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Readers' Letters: Disabled parking about access, not money

Regarding the editorial endorsing the idea of universal park-and-pay (To curb parking abuse, charge everyone, July 18), I certainly agree. Disabled parking permits are about access, and don’t guarantee a free ride in other parts of the country.

Businesses with parking lots must set aside a certain number of special spaces in close proximity to the entrance for the exclusive use of handicapped permit holders. The same could occur in metered parking areas.

If the city can set aside hundreds of spaces for ZipCars and their ilk (and in some parts of town, it seems as though these ubiquitous vehicles are taking up more space than the cars of people with permits do), it can designate disabled-only parking spots, which also will be metered. That allows the disabled to park in appropriate spots where a lift might need extra space but also allows a badge-holder to park in any regular metered spot as well.

Anyone who can afford the expenses related to owning and operating a car can afford to pay for parking. The only important caveat is that, because of the disabled person’s limitations, special accessibility issues apply and should apply even if the city decides they must begin to pay for parking like everybody else.

M. Taylor

Northwest Portland

Tax credit questions threaten wind power

The Portland Tribune is to be commended for its recent article (Slack times in local wind energy industry, Sustainable Life, July 18) for shining a light on how congressional action, or inaction, regarding the wind energy production tax credit development has negatively impacted Oregon’s wind energy industry.

Statewide, wind energy development has become a critical economic driver. Locally, wind development companies like Iberdrola and Vestas are an important part of our Portland-area economy and have created hundreds of well-paying, family-wage jobs.

Your article correctly points out how uncertainty surrounding the future of the credit stunted development and caused layoffs and downgrades at Portland-area companies, layoffs that could have been avoided had Congress recognized this valuable program and extended it before the final minute. Had the wind energy production tax credit expired, those layoffs, those negative economic impacts, would have been far worse.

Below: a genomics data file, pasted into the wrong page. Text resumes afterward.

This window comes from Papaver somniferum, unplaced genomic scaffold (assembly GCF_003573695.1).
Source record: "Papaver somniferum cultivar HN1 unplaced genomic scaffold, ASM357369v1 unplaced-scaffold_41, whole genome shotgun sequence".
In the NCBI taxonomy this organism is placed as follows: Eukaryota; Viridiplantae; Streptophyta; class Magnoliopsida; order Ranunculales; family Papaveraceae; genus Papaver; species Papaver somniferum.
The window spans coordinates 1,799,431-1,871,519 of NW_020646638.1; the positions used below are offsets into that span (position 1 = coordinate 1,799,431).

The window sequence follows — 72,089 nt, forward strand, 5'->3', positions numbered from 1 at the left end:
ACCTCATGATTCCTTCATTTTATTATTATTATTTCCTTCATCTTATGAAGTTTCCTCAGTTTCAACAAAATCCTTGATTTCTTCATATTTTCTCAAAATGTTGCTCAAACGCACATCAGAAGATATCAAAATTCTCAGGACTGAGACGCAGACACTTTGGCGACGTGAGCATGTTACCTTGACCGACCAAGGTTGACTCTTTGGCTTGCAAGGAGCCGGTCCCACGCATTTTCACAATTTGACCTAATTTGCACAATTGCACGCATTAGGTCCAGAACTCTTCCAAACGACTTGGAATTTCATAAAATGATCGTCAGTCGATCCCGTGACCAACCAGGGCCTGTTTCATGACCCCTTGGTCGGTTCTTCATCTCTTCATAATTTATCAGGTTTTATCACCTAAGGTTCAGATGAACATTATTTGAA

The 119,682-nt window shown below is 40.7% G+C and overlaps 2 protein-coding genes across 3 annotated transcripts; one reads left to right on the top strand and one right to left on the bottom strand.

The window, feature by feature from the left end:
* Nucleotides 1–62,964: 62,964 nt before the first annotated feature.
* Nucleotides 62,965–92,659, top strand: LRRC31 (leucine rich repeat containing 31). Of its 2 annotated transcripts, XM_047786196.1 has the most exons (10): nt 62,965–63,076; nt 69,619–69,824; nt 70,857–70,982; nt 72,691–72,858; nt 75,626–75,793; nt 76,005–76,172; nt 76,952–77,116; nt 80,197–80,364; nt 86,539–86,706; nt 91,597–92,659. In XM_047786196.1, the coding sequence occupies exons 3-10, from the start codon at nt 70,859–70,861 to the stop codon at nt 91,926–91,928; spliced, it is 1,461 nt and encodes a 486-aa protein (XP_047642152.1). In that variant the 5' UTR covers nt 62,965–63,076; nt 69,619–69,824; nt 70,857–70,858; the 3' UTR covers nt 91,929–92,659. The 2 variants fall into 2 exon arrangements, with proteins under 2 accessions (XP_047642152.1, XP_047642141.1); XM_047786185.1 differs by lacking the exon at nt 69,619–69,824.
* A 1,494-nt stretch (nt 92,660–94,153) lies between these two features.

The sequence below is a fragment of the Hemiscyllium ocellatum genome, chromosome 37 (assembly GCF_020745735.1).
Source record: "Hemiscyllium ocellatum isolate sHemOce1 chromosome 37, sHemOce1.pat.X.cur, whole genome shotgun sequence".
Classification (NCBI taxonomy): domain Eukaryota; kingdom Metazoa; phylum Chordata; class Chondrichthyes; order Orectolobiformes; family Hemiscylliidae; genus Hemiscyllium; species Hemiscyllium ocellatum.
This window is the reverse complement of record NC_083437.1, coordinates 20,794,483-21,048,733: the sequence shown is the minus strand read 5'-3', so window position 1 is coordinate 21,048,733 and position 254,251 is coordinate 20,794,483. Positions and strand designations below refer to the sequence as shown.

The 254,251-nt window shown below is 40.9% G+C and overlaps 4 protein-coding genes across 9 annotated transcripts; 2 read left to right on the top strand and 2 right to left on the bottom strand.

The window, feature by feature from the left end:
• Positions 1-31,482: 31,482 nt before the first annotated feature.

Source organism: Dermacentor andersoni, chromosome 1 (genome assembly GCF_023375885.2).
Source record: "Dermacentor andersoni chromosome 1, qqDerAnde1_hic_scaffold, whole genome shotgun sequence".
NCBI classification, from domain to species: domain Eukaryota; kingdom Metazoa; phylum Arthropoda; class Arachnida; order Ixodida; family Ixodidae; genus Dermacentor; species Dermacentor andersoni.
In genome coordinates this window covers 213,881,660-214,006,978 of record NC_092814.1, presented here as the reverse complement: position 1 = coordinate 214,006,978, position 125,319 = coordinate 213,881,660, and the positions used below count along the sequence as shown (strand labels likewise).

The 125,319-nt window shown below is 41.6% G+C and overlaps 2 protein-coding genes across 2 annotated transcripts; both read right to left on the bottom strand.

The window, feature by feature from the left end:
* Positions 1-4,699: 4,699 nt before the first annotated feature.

We are beyond the halfway point in 2013, and as uncertainty surrounding the future of the wind energy production tax credit continues to hamper wind energy development in Oregon and beyond, it is important to take a moment to thank our Oregon congressional delegation for the leadership that it has shown in fighting for this vital program that has proven itself so crucial to our Oregon and national economy.

U.S. Sen. Ron Wyden, in particular, led the charge on this issue in the Senate, and his efforts, especially in those final moments, are worthy of applause.

Businesses need predictability to operate, and renewable energy companies are no different. It is our hope that the rest of Congress will follow Sen. Wyden and the rest of our Oregon congressional delegation in fighting for the wind energy production tax credit program and a more permanent solution that will allow this industry to continue to produce energy, economic development dollars, and jobs for communities throughout Oregon and the nation.

Sandra McDonough

President & CEO

Portland Business Alliance

SNAP brings money back to Oregon

Congress separated food assistance (SNAP) from the recently passed farm bill. For those who look only at the “bottom line,” get out and lobby for increased SNAP funding because it brings $1.79 into our Oregon economy for every tax dollar spent on the Supplemental Food Assistance Program.

For all of us, it is there to help when times are tough, as times still are today. No one should go hungry in this great country.

Marilyn Newton

Milwaukie